Explanatory Memorandum(2) adds:
This would allow the Aged Care Minister to only
require that any assessment process apply to new entrants to
serviced apartments, with existing residents qualifying under the
existing test in the law. This flexibility exists to avoid
significant backlogs occurring if an assessment process were
introduced that is significantly different from current
Thus it is the Government s intention that existing residents of
serviced apartments should not be disadvantaged by the new
The Dictionary in section 195-1 of the GST Act will be amended
to include additional definitions with the following meanings.
The Aged Care Secretary means the Secretary of the Department
that administers the Aged Care Act 1997. (Schedule
1, item 9)
Premises satisfy the definition of retirement village if:
the premises are residential premises (as currently defined in
accommodation in the premises is intended for people who are at
least 55 years old or older; and
the premises include communal facilities for use by the
residents of the premises.
However, premises will not be a retirement village if:
they are used, or intended to be used, for the provision of
residential care (within the meaning of the Aged Care
Act 1997) by an approved provider as defined in that Act;
they are commercial residential premises (as currently defined
in the Dictionary).
(Schedule 1, item 11)
A serviced apartment is an apartment that is designed to be
occupied by aged residents who require either or both of the
(Schedule 1, item 12)
The Bill provides GST-free tax treatment for particular supplies
made by charitable institutions or trustees of charitable funds
that operate retirement villages (Schedule 1, item 5,
proposed paragraph 38-260(a)).
However, it is necessary that the charitable retirement village
operator make the supply to a resident of a retirement village
operated by the charity. Accordingly, supplies made by the
charitable retirement village to visitors or staff of the
retirement village would not qualify for GST-free treatment.
(Schedule 1, item 5, proposed paragraph
The range of supplies to which GST-free treatment applies,
includes the supply of accommodation in a charitable retirement
village, services related to the supply of the accommodation and
meals. (Schedule 1, item 5, proposed paragraph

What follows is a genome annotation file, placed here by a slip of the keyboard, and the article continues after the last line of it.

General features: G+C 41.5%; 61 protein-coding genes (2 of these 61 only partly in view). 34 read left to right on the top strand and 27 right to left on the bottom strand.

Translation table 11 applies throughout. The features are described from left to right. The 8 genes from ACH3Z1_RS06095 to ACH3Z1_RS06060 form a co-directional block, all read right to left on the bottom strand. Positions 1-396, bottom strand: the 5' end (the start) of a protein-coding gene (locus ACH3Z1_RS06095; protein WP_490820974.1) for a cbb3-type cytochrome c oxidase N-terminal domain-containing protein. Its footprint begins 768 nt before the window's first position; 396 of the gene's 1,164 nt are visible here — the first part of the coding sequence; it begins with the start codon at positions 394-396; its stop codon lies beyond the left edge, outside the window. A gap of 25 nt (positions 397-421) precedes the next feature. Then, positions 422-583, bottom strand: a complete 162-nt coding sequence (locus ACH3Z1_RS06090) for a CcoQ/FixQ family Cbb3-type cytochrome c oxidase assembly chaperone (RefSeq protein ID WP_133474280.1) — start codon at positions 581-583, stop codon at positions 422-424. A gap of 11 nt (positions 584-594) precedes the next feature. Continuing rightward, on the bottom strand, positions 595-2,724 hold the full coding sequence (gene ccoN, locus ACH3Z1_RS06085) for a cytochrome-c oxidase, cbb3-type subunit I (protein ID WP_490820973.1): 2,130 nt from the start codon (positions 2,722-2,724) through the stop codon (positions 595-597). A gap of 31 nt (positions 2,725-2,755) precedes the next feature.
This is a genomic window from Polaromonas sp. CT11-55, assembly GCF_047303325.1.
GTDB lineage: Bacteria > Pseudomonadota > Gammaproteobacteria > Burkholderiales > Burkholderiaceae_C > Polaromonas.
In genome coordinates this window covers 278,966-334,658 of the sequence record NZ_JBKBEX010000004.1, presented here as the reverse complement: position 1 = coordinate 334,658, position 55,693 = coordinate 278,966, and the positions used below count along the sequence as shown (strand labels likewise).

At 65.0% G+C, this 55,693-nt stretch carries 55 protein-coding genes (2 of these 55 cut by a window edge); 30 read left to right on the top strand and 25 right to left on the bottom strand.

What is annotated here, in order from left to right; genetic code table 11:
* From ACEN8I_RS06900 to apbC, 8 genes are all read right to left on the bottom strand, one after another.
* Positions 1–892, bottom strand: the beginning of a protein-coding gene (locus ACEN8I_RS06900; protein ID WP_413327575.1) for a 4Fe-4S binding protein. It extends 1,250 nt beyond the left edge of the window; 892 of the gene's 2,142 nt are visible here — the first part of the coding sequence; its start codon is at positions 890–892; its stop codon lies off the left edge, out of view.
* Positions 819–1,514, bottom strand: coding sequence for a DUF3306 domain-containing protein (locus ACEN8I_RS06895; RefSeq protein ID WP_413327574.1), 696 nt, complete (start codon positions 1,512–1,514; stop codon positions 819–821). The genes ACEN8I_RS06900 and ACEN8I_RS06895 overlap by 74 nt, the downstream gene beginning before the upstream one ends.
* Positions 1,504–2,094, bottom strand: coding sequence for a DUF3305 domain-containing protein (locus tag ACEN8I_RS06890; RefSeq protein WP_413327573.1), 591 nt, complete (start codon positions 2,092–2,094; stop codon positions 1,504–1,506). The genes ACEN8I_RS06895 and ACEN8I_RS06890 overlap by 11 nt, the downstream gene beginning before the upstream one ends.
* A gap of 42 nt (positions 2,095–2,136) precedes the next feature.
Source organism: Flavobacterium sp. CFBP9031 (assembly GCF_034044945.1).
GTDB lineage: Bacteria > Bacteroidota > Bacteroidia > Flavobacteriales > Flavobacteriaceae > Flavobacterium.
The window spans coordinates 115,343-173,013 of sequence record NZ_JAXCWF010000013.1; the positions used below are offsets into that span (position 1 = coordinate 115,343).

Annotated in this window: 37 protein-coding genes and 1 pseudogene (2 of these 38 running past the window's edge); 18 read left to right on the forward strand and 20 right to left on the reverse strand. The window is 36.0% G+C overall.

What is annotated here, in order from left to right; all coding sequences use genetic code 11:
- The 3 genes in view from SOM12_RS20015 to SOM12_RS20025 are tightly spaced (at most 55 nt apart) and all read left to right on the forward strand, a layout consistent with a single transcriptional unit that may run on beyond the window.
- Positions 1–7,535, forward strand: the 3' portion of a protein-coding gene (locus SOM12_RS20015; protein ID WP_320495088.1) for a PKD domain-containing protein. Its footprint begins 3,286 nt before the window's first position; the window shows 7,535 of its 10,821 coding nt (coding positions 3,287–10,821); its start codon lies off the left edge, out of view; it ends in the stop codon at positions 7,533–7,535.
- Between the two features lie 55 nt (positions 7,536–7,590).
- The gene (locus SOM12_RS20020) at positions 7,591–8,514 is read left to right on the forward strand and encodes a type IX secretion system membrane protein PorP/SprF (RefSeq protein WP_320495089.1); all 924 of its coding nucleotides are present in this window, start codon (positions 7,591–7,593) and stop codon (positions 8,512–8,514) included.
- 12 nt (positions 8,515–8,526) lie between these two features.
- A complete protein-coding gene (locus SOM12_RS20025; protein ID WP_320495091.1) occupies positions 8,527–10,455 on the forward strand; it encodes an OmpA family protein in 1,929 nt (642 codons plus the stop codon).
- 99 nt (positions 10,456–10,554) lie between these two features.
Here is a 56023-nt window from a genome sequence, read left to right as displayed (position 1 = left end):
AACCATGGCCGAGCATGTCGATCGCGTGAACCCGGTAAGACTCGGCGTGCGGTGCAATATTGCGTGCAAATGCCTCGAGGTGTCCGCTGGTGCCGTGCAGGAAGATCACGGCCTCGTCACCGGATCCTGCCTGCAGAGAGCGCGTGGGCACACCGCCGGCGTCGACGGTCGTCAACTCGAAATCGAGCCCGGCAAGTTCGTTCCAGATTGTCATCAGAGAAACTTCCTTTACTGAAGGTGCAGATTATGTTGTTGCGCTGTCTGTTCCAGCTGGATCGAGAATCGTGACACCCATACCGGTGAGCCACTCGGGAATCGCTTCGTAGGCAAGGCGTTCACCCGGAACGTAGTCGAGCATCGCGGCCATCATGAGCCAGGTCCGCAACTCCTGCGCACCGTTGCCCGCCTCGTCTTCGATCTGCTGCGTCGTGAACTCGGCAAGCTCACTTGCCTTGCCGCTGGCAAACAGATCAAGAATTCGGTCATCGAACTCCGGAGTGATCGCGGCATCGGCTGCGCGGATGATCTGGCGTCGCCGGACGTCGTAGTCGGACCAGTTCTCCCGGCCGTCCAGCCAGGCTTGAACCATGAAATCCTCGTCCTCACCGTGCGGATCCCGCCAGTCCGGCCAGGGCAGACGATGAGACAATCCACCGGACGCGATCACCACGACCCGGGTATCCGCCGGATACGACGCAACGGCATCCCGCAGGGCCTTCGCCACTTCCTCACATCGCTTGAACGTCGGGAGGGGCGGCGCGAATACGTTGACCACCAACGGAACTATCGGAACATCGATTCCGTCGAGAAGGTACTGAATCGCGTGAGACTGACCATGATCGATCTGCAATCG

The amendments made by Schedule 1 to the Bill
concerning serviced apartments will apply to net amounts for tax
periods starting on or after 1 July 2000. (Schedule 1,
The amendments in relation to charitable retirement villages
will apply to supplies made on or after the day on which the bill
receives Royal Assent (Schedule 1, subitem
The Explanatory Memorandum adds that existing arrangements
entered into by charities are protected by the current view of the
GST law published by the Australian Taxation Office, to the extent
they have relied on that view(3).
A determination made for the purposes of proposed
paragraph 38-25(3B)(a) of the GST Act does not apply in
relation to any supplies made before Royal Assent.
(Schedule 1, subitem 14(2)).
The effect of these measures is that that residents in serviced
apartments in retirement villages who receive daily living or
nursing assistance will receive these supplies GST free. Under the
Bill, the degree and extent of daily living and nursing assistance
that is required to enable the resident to be exempt from the GST
is to be made by a Determination of the Aged Care Minister.
As the amendments in respect of serviced apartments apply from 1
July 2000 (when the GST took effect) some operators will be able to
claim refunds for overpaid GST as provided in the Bill.
The Bill also specifically provides that supplies of
accommodation, accommodation services and meals are GST free in
charitable retirement villages. This provision confirms what is
current practice with respect to how the GST applies to charitable
retirement villages. However, the amendments in this Bill in
relation to charities do not allow staff and visitors in retirement
villages to benefit from the GST exemption.
Explanatory Memorandum(4) states that the cost of
the measures in the Bill is as follows.
The high cost in the first
year reflects the expected claims for refunds of GST paid from 1
July 2000 in respect of serviced apartments.
Explanatory Memorandum to the Tax Laws Amendment (Retirement
Villages) Bill 2004; p. 3.
ibid., p. 9, paragraph 1.17.
ibid., p. 17, paragraph 1.55.
ibid., p. 3.
Greg McIntosh and Bernard Pulle
30 November 2004
Bills Digest Service
Information and Research Services
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© Commonwealth of Australia 2004